June 5, 2015

Dear Members of our Campus Community,

I am deeply saddened to share with you the news that our respected colleague and friend Professor Stan Peale passed away on May 14 from complications of leukemia. He was surrounded by his family and friends prior to and at the time of his passing.

We remember Stan as an extraordinary professor and colleague, a devoted teacher and mentor, and a central member of our Department of Physics for nearly five decades. A brilliant planetary scientist, his career was marked by tremendous achievements and prestigious recognitions, including the Newcomb Cleveland Prize, the James Craig Watson Medal, the Brouwer Award, and his election in 2009 to the National Academy of Sciences.

Dr. Peale joined UC Santa Barbara in 1968, after obtaining his B.S. from Purdue University and his Ph.D. in astronomy from Cornell University, and spending three years on the faculty at UCLA. He was a pioneer in his field, renowned for his research on tidal evolution in satellite systems and his derivation of a general theoretical framework that governs the rotational states of bodies subject to tides. In 1979, he and his research collaborators predicted volcanic activity on Jupiter’s moon Io, just before the Voyager 1 mission discovered evidence of that activity. He made unique contributions to the study of planet formation, advancing understanding of the dynamics of solar system bodies and extrasolar planets as well. Just days before his passing, he submitted for publication his most recent work on the internal structure of Mercury, a complex problem he had been working on for his entire career. He wrote a famous short paper in 1976 suggesting that Mercury has a molten core, and in 2012 was a co-author on papers from the NASA Messenger mission with evidence about the detailed structure of that core.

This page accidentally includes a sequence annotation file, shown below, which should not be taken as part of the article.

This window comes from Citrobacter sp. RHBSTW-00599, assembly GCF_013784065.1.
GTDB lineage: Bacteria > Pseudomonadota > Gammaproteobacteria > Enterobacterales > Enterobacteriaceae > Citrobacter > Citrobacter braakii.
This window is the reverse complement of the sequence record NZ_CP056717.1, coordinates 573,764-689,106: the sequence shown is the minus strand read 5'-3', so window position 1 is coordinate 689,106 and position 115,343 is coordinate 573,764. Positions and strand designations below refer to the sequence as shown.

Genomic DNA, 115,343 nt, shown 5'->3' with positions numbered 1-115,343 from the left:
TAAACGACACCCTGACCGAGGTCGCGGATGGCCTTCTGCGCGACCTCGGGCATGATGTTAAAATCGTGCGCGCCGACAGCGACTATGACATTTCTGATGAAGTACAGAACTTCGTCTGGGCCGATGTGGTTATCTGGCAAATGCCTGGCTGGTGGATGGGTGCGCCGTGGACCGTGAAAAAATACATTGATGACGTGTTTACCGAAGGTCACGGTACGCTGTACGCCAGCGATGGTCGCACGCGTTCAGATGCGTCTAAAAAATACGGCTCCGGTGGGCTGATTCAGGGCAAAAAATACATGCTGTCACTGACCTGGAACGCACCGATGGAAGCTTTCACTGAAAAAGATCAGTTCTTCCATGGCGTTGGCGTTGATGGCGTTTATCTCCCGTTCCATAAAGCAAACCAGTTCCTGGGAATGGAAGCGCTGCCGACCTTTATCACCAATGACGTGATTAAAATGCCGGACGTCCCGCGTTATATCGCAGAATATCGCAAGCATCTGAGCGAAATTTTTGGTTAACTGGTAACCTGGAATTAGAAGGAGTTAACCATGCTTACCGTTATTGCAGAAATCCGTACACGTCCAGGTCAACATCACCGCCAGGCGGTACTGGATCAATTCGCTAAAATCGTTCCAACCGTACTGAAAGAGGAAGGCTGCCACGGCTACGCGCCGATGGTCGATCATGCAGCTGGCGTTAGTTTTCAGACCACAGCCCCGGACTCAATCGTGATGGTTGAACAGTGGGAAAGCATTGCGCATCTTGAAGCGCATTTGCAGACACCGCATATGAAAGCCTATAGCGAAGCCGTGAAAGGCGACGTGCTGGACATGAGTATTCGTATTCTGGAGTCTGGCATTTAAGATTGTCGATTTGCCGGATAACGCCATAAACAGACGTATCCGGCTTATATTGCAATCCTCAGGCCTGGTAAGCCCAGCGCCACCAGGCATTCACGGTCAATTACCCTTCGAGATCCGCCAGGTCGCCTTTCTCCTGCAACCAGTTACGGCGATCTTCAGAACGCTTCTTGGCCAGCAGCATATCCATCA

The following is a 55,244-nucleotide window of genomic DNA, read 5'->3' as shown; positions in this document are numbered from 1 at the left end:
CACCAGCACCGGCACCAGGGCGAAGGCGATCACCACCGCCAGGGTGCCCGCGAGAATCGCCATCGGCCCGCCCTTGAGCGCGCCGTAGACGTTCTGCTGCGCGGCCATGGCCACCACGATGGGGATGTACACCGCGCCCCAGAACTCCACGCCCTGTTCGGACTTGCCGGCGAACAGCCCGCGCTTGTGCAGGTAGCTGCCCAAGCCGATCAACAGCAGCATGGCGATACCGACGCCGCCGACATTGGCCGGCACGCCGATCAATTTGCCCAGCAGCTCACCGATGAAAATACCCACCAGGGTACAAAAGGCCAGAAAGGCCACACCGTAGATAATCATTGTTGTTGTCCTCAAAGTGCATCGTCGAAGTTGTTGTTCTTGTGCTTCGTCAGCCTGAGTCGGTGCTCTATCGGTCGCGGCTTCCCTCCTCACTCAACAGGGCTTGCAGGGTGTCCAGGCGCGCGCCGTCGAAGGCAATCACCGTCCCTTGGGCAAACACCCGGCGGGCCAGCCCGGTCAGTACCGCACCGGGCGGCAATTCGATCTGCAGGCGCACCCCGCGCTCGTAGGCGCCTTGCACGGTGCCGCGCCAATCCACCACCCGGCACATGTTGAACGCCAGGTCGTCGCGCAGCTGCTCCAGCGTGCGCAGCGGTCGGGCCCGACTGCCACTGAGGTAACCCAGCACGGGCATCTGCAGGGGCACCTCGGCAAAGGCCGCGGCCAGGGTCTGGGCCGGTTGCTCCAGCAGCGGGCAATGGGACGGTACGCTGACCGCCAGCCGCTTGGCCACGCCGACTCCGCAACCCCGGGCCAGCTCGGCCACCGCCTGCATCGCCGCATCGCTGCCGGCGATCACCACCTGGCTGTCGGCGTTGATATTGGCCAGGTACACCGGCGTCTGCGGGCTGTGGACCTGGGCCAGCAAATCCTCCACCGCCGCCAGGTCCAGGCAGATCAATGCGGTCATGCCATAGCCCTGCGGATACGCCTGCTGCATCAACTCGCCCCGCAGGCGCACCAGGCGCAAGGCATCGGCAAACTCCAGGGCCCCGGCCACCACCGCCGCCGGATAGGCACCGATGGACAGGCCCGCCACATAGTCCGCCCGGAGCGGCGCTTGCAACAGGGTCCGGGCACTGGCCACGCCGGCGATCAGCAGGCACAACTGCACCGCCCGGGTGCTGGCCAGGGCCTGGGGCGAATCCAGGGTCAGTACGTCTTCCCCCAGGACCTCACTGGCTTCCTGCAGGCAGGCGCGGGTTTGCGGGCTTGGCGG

Professor Peale was a person of tremendous vision. His research spanned the universe, and his legacy will be carried forward by the lasting influence of his work and his impact on all the students and colleagues who were challenged and inspired by him.

Our hearts go out to Stan’s wife, Priscilla; to their sons, Robert and Douglas; and to the rest of their family and many friends. Stan will be deeply missed by all the members of our UCSB family.

Today, June 5, our Physics Department will host a memorial in the courtyard of Broida Hall from 2 to 4 p.m. to celebrate Stan’s life and to honor the remarkable depth and breadth of his contributions to our academic community and our world.

On June 9, our campus flag will be lowered to half-staff in honor and memory of Professor Peale.


Henry T. Yang